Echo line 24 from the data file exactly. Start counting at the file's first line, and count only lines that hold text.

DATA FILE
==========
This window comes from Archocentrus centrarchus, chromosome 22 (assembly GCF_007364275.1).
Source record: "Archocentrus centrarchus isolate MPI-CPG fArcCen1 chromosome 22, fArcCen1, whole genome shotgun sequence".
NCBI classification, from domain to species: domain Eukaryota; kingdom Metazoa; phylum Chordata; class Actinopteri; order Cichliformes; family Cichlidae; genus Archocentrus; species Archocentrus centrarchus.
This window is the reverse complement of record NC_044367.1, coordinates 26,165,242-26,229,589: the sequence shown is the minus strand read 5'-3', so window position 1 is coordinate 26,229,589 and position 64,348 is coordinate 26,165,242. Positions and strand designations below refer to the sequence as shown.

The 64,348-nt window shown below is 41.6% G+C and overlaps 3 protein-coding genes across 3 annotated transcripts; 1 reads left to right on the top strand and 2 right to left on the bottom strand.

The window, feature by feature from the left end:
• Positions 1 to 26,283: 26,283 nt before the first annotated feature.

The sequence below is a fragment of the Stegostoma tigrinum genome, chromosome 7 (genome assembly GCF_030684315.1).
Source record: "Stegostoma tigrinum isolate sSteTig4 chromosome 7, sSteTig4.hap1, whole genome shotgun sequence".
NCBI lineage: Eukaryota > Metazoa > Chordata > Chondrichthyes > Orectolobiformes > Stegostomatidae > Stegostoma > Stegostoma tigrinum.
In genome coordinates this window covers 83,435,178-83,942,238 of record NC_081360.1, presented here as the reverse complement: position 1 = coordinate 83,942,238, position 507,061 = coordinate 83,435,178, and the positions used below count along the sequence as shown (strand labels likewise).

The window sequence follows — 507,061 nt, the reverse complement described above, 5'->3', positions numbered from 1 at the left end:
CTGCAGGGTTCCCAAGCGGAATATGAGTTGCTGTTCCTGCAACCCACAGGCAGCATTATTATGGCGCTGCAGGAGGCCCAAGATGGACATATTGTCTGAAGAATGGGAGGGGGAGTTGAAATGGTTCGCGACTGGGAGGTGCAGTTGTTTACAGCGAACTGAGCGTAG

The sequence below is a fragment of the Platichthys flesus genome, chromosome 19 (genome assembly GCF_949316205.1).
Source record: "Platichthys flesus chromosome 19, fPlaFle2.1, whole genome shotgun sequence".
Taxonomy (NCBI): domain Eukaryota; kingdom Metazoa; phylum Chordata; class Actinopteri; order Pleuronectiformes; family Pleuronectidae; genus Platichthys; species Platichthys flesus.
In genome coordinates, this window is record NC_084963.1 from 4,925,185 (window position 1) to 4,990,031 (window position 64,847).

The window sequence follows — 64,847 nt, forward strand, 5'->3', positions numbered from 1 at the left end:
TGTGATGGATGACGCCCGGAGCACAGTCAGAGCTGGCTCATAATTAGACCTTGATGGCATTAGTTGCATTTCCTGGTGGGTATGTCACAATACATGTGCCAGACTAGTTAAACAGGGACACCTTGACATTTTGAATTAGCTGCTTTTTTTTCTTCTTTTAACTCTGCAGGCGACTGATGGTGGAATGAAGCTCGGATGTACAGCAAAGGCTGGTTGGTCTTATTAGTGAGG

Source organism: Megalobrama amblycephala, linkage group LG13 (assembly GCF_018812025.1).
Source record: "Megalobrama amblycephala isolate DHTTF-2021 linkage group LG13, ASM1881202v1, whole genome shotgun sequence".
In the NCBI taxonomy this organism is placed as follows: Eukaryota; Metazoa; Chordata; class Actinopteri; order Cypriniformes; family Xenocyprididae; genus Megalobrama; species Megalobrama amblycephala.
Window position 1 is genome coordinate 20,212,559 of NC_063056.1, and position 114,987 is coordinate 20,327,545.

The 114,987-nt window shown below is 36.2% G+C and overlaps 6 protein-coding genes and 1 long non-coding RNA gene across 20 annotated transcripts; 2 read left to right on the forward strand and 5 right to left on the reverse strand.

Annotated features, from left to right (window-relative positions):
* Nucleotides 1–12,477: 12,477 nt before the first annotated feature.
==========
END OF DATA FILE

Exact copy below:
The 114,987-nt window shown below is 36.2% G+C and overlaps 6 protein-coding genes and 1 long non-coding RNA gene across 20 annotated transcripts; 2 read left to right on the forward strand and 5 right to left on the reverse strand.